Contest were officially announced on February 9 in Milan, during
the Infosecurity and Storage
Expo Italia 2005. The competition, launched by the publisher of
the Italian magazines Linux&C, Linux Pratico, and Hacker & C, put a lot of interesting ideas in the limelight.
Any software project could participate, as long as it was original
(no localizations), available under an OSI certified license and
counted, as of January 1, 2004, at least one Italian citizen in the
development team. There were six categories, each with a first prize
of €1,500. The first four were Most Innovative Software, Best User
Interaction, Best Community, and Multimedia. Security, Networking, and
Communication constituted another single class, while Business
Software included database, office, and system integration tools.
In addition to these main categories, there was another unique aspect of the
contest. University and high school projects could compete for
four prizes of from €400 to €1,000. This is an excellent way to
get students interested in Free Software. A bit of
exposure in the right place and at the right moment might be just what
a budding developer needs to transform some boring, one-time homework assignment into something more stimulating and durable, including -- why not? -- a job!
The jury represented the main Italian communities involved in Free
Software: academy, business, evangelists, and developers. The
president, Renzo Davoli,
teaches operating systems at the University of Bologna. Several other
members are IT managers in their companies, including IBM, or
freelance IT consultants. The Italian Free Software
Association was present with Christopher R. Gabriel (GNOME
developer and former vice president of the Italian section of the Free Software Foundation
Europe) and Simo Sorce, Samba team member since 2001. Another
hacker involved was Gaetano Paolone, founder of the GNUtemberg project. Non-programmers were represented by lawyer Andrea Monti, president of the Association for Freedom in Interactive
The judging occurred in two phases throughout
2004. In the first phase, the jury assigned a score to each project. In the
second, anybody could vote for their favorite project by
SMS, phone, Web poll, or email. The final score was a weighted sum of
the points given by the jury and the votes by the public.
The projects were evaluated by the jury according to both technical and
not-strictly-technical criteria: innovation, extensibility, value of
the service to the open source community, ease of use, and, last
but not least, source code quality. It is a harsh reality that the source code of
many FOSS applications is indeed hard to maintain and debug for
anybody but its author. It's refreshing to see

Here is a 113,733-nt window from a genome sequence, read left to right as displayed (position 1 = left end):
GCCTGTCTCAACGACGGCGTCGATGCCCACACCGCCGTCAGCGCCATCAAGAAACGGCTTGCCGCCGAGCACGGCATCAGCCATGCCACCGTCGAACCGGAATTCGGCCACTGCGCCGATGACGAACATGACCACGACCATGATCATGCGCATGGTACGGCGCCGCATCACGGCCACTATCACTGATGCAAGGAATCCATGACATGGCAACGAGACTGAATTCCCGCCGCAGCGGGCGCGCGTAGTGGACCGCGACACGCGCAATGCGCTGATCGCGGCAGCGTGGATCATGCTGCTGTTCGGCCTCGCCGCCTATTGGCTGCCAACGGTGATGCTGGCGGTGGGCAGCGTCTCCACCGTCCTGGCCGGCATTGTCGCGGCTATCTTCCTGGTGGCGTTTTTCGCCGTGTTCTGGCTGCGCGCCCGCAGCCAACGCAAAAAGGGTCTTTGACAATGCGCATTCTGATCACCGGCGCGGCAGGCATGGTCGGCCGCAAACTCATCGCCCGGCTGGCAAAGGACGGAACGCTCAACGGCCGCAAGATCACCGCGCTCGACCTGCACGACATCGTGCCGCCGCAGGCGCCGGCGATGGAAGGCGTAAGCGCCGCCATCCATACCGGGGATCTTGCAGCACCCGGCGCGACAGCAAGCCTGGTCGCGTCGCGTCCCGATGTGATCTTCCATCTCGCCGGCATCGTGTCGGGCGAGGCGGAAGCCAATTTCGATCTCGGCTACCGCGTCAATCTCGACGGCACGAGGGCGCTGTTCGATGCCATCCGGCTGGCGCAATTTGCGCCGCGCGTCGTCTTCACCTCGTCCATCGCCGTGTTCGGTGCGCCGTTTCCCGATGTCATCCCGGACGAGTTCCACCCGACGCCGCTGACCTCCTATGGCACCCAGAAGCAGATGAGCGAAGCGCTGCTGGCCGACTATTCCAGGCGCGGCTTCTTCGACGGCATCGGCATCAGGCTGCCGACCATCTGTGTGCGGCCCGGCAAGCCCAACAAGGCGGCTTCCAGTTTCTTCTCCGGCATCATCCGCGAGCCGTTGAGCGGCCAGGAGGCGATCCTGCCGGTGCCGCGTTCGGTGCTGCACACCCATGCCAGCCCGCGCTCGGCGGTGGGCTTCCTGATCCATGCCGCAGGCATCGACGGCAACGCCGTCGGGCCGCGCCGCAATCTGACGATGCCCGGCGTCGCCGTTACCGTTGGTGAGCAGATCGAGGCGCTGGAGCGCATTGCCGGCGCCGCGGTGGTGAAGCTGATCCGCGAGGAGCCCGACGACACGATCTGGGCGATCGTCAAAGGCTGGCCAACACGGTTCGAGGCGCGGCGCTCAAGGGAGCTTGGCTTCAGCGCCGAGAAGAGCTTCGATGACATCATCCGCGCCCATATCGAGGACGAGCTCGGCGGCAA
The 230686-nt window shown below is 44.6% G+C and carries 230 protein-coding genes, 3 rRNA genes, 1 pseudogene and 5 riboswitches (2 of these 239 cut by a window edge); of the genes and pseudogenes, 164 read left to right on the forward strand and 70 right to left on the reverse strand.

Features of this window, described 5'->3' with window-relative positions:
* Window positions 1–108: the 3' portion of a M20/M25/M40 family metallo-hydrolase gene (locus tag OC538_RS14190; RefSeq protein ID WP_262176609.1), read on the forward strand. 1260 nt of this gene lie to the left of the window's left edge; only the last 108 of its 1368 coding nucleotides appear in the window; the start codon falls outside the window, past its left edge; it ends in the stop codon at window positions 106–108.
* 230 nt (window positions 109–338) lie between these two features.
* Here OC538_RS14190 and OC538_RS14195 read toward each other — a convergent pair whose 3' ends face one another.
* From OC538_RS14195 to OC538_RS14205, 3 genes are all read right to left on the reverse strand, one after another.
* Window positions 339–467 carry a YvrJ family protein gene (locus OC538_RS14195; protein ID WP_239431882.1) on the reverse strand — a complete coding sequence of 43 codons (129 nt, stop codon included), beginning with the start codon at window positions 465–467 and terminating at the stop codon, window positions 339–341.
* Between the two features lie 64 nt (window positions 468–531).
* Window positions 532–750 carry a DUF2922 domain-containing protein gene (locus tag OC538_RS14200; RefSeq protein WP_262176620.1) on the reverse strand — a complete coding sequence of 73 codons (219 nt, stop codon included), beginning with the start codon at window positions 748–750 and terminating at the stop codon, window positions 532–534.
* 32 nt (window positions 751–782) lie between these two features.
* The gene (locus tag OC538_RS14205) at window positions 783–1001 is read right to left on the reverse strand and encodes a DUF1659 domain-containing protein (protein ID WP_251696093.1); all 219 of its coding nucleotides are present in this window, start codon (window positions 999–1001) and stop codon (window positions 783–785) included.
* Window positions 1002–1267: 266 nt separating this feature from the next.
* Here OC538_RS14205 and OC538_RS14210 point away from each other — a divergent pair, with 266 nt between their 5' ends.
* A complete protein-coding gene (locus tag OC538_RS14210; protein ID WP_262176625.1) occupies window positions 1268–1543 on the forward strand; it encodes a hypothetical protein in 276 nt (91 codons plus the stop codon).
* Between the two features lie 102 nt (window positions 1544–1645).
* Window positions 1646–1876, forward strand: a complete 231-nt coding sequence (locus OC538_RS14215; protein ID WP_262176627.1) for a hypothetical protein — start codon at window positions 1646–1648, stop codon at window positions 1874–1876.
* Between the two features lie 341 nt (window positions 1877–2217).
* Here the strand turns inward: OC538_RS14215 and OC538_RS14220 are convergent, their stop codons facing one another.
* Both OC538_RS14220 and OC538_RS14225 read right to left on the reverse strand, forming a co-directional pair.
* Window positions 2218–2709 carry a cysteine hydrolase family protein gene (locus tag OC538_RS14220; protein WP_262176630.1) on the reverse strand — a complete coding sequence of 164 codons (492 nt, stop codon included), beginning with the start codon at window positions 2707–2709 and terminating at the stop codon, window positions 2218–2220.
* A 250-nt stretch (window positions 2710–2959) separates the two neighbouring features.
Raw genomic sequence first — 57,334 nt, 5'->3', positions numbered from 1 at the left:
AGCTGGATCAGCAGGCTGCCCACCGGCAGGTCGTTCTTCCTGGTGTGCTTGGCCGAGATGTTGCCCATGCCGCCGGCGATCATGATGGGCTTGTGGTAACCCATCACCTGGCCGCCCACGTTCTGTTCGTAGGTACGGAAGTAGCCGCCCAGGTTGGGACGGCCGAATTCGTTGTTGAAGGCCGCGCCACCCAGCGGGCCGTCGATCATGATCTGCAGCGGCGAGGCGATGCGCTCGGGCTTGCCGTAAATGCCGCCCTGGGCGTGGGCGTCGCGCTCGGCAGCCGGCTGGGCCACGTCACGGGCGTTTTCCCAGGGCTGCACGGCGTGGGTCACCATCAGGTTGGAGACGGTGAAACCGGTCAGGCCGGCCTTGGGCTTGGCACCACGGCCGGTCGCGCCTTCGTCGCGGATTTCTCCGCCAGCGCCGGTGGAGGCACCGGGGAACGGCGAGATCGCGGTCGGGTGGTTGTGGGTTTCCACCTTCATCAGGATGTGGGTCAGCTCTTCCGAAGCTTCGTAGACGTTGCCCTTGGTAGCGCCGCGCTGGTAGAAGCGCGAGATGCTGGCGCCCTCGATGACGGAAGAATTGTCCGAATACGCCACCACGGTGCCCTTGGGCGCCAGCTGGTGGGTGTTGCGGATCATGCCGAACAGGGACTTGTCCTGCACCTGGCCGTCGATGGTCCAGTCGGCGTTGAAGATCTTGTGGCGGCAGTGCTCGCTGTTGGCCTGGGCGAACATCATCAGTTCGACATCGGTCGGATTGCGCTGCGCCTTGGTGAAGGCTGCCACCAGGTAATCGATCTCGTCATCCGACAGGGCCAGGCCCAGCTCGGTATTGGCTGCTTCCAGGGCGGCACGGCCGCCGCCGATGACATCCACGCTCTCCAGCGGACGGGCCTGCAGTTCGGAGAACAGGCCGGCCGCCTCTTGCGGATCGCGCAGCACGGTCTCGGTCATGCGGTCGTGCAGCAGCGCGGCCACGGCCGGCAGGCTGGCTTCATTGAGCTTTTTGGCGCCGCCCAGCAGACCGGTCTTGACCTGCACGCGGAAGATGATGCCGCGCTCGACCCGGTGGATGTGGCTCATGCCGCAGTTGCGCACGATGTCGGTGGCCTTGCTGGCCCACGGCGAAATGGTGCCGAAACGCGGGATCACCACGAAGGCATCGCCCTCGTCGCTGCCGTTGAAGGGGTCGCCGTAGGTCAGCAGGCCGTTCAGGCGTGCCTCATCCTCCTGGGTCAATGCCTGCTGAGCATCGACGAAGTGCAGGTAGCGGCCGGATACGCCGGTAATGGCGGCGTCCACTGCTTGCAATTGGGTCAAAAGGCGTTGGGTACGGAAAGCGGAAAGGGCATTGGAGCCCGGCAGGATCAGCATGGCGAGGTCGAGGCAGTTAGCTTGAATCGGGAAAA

Free Software finally judged also on this factors.
And the winners are...
Enough about the organization. Here are the projects that won in the
six main categories. Note that, with the possible exception of two, all of them are immediately useful no matter where you live and work.
Innovation:OpenSignature, a package for digital signatures compatible with the smart cards currently released by Infocamere, the official Italian certification authority for Public Administrations.Best User Interaction:Freesbie, a FreeBSD LiveCD developed by the Italian FreeBSD User Group. This package also includes a suite of scripts to create your own customized version.Best Community:Kuht.it, a portal for computing enthusiasts with a whole section devoted to FOSS issues.Security, Networking, Communication:FreePOPs, a daemon that can download messages from webmail portals as if they were standard POP3 servers. It embeds a LUA interpreter to easily add plug-ins, and can also work as an RSS aggregator.Multimedia:Hydrogen, an advanced drum machine with hooks for integration with other professional music production tools like Ardour, Muse, and Rosegarden.Database, Office, System Integration:Syntax Desktop, a content management system with a user interface similar to a normal computer desktop.
The school projects
The top student project was Remote
Mail, a PHP client to aggregate email from several webmail or POP3
accounts. Next came Akira
(Artificial Knowledge Interface for Reasoning Applications), a
complete environment for building artificial intelligence agents and studying their behavior. Moio's CMS, a very
user-friendly content management system, came in third. A graduation thesis
discussing IIPimage, a
Web client/server system for efficient viewing, even through very slow
Wait, there's more...
While you visit the contest site, check the "random projects listing"
in the upper right corner. You might find some gems there. For example, I
discovered My Handy
Restaurant, DaDaBIK, and
Segusoland. The first one is a PHP/MySQL two-part package for
restaurants: one section is used to collect and manage orders from
waiters, while the other takes care of contacts, accounting, employees, and
suppliers. The internal customer database also supports take-away or
phone orders from registered customers. DaDaBIK creates highly
customizable front-ends to search, insert, update, and delete records
inside MySQL databases with minimal configuration. Segusoland started
as a completely new approach to user interaction: the original project
is not maintained anymore, simply because it has evolved into the
file manager and general-purpose GUI called OneFinger. Its most
peculiar feature is the so-called dynamical "narrowing"; that is,
showing only the commands and files that, according to your
working habits, could be used together.
Follow Italy's example! Your local open source community can copy the formula and hold its own open source software contest.